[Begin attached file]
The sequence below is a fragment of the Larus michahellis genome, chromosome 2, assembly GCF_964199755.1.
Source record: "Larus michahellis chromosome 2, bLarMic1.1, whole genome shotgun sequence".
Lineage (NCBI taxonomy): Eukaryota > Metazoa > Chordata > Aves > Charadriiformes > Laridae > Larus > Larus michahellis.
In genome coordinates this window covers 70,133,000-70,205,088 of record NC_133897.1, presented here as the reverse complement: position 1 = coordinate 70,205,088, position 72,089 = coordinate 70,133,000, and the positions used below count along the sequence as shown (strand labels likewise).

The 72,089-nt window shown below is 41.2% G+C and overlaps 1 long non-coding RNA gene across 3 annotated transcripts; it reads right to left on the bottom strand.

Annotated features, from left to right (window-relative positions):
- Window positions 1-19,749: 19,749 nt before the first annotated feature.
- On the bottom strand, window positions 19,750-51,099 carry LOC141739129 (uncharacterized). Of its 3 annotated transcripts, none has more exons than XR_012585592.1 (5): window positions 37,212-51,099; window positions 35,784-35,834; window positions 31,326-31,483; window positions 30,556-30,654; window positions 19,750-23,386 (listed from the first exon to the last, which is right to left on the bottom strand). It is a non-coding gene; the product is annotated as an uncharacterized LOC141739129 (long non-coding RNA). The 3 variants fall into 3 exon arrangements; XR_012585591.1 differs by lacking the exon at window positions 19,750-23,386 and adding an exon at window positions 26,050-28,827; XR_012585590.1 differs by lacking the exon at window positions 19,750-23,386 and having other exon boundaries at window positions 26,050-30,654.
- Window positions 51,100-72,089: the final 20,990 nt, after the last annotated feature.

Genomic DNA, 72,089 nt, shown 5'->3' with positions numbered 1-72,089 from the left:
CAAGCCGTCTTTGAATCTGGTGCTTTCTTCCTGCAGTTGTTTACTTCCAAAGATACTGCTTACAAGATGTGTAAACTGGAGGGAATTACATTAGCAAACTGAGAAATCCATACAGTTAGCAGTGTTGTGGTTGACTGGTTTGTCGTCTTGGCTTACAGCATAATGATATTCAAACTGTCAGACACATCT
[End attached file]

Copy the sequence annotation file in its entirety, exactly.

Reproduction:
The sequence below is a fragment of the Larus michahellis genome, chromosome 2, assembly GCF_964199755.1.
Source record: "Larus michahellis chromosome 2, bLarMic1.1, whole genome shotgun sequence".
Lineage (NCBI taxonomy): Eukaryota > Metazoa > Chordata > Aves > Charadriiformes > Laridae > Larus > Larus michahellis.
In genome coordinates this window covers 70,133,000-70,205,088 of record NC_133897.1, presented here as the reverse complement: position 1 = coordinate 70,205,088, position 72,089 = coordinate 70,133,000, and the positions used below count along the sequence as shown (strand labels likewise).

The 72,089-nt window shown below is 41.2% G+C and overlaps 1 long non-coding RNA gene across 3 annotated transcripts; it reads right to left on the bottom strand.

Annotated features, from left to right (window-relative positions):
- Window positions 1-19,749: 19,749 nt before the first annotated feature.
- On the bottom strand, window positions 19,750-51,099 carry LOC141739129 (uncharacterized). Of its 3 annotated transcripts, none has more exons than XR_012585592.1 (5): window positions 37,212-51,099; window positions 35,784-35,834; window positions 31,326-31,483; window positions 30,556-30,654; window positions 19,750-23,386 (listed from the first exon to the last, which is right to left on the bottom strand). It is a non-coding gene; the product is annotated as an uncharacterized LOC141739129 (long non-coding RNA). The 3 variants fall into 3 exon arrangements; XR_012585591.1 differs by lacking the exon at window positions 19,750-23,386 and adding an exon at window positions 26,050-28,827; XR_012585590.1 differs by lacking the exon at window positions 19,750-23,386 and having other exon boundaries at window positions 26,050-30,654.
- Window positions 51,100-72,089: the final 20,990 nt, after the last annotated feature.

Genomic DNA, 72,089 nt, shown 5'->3' with positions numbered 1-72,089 from the left:
CAAGCCGTCTTTGAATCTGGTGCTTTCTTCCTGCAGTTGTTTACTTCCAAAGATACTGCTTACAAGATGTGTAAACTGGAGGGAATTACATTAGCAAACTGAGAAATCCATACAGTTAGCAGTGTTGTGGTTGACTGGTTTGTCGTCTTGGCTTACAGCATAATGATATTCAAACTGTCAGACACATCT